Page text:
Because we were carried on the shoulders of giants: Barbara Gittings, 1932-2007



“As a teenager, I had to struggle alone to learn about myself and what it meant to be gay. Now for 44 years I’ve had the satisfaction of working with other gay people all across the country to get the bigots off our backs, to oil the closet door hinges, to change prejudiced hearts and minds, and to show that gay love is good for us and for the rest of the world too.”

Barbara Gittings died three days ago, February 18, at the age of 75.

I just read the news today. On one hand, I’ll note that it was reported on the AP wire, and I see it was on various gay news sites, so it wasn’t a secret, I just didn’t see it.

On the other, when I think about all the various “mainstream media” items that have entered my consciousness unbidden during the last three days in relation to the significance of this one woman’s passing, it makes me even sadder.

I never met Barbara Gittings, though I remember tearing up, cheering and waving as the open car carrying Gittings and a handful of other surviving GLBT pioneers passed along the purple-striped parade route during Gay Pride in NYC.

It was, after all, only because of the old people in that car that we were all there to begin with. From the Dykes on Bikes that led off in the front (“Ladieeeeeees, start your engines!”), to the beautiful queens shaking it on the Puerto Rican float (always the best float to march behind—from Central Park West all the way down to the Village, you never once stopped dancing), to the queer parents pushing strollers, to the Gays and Lesbians of Samoan Descent. We had all gotten here on the shoulders of those giants from the decades before us.

It was thrilling to recognize Gittings’ face, familiar from every gay documentary I’d ever seen, smiling back at the adoring crowd. She had made a point of being recognizable—of being seen — for most of her life.

“Gay people didn’t have a face until Barbara started demonstrating in 1965,” said Mark Segal, publisher of Philadelphia Gay News. “Up until that point, no gay face had been seen in the newspaper, on television or in the movies.”

gittings 2

I can’t for certain say that Barbara Gittings saved my life, though it’s certain there are lives, possibly thousands, that she did save, just by fearlessly living her own during a half century of gay activism. I can say, without qualification, my life and that of thousands of others, was made richer, fuller, healthier, happier, because of her pathbreaking example.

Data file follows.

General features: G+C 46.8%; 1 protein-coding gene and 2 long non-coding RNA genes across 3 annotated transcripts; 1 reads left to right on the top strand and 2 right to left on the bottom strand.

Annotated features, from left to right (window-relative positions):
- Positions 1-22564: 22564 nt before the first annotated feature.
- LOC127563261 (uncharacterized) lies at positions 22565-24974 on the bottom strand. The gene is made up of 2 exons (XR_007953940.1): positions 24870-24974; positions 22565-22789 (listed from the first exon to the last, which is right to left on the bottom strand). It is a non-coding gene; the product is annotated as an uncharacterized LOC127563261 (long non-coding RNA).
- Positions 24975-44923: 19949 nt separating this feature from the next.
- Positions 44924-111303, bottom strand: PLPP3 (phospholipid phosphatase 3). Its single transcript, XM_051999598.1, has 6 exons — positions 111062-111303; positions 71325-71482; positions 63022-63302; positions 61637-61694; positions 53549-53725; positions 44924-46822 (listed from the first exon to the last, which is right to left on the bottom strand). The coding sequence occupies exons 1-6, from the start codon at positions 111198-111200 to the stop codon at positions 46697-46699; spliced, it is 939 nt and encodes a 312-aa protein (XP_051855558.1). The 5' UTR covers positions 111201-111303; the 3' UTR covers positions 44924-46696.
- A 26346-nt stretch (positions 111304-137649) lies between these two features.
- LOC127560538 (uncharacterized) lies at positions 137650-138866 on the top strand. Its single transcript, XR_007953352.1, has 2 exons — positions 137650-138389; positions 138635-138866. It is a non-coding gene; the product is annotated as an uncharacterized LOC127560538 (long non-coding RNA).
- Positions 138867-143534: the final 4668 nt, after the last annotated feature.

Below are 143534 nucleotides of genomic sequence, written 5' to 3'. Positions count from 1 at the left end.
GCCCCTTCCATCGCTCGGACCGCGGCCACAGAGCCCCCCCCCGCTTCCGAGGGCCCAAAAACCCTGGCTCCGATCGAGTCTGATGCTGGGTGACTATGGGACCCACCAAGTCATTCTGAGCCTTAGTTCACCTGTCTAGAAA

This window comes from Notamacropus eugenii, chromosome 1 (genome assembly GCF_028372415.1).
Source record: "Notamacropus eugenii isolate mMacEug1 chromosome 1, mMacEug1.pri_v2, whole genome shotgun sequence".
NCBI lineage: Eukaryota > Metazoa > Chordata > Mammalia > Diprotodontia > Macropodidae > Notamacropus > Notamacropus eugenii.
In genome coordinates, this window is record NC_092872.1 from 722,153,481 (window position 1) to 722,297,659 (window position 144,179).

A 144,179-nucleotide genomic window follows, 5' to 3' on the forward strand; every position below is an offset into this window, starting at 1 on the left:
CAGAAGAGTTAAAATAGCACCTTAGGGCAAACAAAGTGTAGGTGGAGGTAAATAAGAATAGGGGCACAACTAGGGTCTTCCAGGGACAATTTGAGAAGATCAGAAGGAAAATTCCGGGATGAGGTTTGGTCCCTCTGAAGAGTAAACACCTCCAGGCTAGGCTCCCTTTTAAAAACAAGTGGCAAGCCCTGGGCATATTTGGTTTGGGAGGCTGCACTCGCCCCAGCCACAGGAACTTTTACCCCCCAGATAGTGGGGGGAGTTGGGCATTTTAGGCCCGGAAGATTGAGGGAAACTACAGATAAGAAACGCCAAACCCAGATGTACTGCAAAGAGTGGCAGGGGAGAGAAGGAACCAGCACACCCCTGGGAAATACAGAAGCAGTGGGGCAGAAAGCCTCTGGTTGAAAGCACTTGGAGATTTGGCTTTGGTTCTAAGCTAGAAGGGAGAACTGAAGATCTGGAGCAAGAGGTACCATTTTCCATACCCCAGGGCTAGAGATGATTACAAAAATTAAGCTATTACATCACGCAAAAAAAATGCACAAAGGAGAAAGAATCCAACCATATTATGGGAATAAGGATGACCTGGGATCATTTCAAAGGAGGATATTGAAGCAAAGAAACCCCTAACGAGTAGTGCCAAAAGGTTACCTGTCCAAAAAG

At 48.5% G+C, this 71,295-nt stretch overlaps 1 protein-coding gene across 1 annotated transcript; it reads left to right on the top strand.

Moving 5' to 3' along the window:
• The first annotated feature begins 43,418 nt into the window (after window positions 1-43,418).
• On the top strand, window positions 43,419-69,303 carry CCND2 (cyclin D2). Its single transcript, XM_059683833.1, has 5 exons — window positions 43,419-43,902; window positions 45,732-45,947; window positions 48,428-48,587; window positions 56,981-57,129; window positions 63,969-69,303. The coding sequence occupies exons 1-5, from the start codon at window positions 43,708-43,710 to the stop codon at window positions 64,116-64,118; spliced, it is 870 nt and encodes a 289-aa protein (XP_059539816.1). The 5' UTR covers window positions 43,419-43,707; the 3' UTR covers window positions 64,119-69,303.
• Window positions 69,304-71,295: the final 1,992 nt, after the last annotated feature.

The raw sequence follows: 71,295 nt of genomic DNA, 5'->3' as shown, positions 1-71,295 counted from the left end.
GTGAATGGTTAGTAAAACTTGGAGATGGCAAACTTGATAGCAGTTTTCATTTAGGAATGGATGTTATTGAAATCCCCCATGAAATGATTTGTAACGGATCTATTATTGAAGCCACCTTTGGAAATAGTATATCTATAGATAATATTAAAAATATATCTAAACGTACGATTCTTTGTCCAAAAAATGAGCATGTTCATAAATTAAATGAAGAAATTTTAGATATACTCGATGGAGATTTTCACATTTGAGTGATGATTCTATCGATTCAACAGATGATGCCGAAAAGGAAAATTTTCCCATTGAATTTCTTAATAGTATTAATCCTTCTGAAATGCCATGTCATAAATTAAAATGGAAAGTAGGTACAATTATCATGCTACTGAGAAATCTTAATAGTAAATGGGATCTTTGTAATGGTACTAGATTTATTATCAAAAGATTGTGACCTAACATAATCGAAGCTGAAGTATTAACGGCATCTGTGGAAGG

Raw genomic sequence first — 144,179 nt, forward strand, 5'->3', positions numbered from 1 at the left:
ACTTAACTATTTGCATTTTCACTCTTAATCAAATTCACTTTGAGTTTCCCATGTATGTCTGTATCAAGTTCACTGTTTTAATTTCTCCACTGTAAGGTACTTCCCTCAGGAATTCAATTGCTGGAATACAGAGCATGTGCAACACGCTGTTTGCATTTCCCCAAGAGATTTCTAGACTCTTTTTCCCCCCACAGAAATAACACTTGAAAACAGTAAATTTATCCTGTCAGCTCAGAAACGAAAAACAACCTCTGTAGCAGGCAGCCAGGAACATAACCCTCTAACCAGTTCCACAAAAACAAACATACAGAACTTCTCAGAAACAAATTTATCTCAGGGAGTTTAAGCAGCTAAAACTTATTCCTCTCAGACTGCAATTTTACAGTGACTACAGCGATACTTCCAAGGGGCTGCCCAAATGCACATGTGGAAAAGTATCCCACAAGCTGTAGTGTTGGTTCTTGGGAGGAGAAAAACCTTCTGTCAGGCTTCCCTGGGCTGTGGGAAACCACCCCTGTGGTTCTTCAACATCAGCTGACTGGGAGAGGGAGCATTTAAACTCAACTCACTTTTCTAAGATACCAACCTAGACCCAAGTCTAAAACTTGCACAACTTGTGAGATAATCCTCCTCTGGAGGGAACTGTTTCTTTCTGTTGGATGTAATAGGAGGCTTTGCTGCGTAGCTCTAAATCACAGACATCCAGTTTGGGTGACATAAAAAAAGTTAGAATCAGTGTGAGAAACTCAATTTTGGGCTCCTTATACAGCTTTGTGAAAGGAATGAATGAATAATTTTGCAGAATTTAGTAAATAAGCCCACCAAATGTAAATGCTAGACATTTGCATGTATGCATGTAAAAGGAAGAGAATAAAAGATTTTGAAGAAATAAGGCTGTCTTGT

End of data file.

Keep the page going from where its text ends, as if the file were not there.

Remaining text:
Gittings, 75, succumbed to breast cancer with her partner of 46 years, Kay Lahusen, by her side, he said. The couple, who also lived in Philadelphia, had a longtime home on Harrison Street in Wilmington.

In the late 1950s, Gittings helped organize the first East Coast chapter of the pioneer lesbian rights group, Daughters of Bilitis. Elected the New York City chapter’s first president, Gittings edited The Ladder, a ground-breaking lesbian publication, and went on to fight the federal government’s policy of firing homosexuals in its employ, according to Gay American History by Jonathan Katz.

It was through the New York City group that Gittings met Lahusen and, together, they “played important roles in the gay liberation movement emerging in the 1950s,” according to the Cornell (N.Y.) University Library, which has a collection about the couple in its Division of Rare and Manuscript Collections.

In the early days of gay activism, Gittings said in a biography she wrote for media use, “there were scarcely 200 of us in the whole United States. It was like a club — we all knew each other.”

In 1965, she gained international attention by helping organize and joining the first gay rights demonstrations at The White House and Independence Hall in Philadelphia.

“These were the first such demonstrations in American history and began an era of gays coming out of the closet,” Segal said.

Gittings headed the American Library Association’s Gay Task Force and was involved in the organization for nearly 20 years. “Though not a librarian,” the Cornell library says, “she was an avid book lover” and joined the task force as soon as she learned it existed.

Gittings also was a leader in the successful campaign that got the American Psychiatric Association, in 1973, to stop categorizing homosexuality as a mental illness.

She worked with Lahusen on her book, “The Gay Crusaders,” which was published in 1973.

Two years ago, Gittings and Lahusen attended the unveiling of the nation’s first official historic marker recognizing the gay rights movement. The Pennsylvania state marker, at Sixth and Chestnut streets in Philadelphia, across from Independence Hall, honors the early protests by Gittings and others, saying “these peaceful protests and New York’s Stonewall riots in 1969 & Pride Parade in 1970 transformed a small national campaign into a civil rights movement.”

She served on the boards of the National Gay Task Force, now the National Gay & Lesbian Task Force, and the Gay Rights National Lobby, forerunner of the Human Rights Campaign.

She appeared in the documentaries “Out of the Past,” “Gay Pioneers,” “Before Stonewall” and “After Stonewall.”

She enjoyed giving a show-and-tell lecture, “Gay and Smiling: Tales from Our 55 Years of Activism” on the hidden history of the early gay movement.




One Response

  1. A wonderful tribute.

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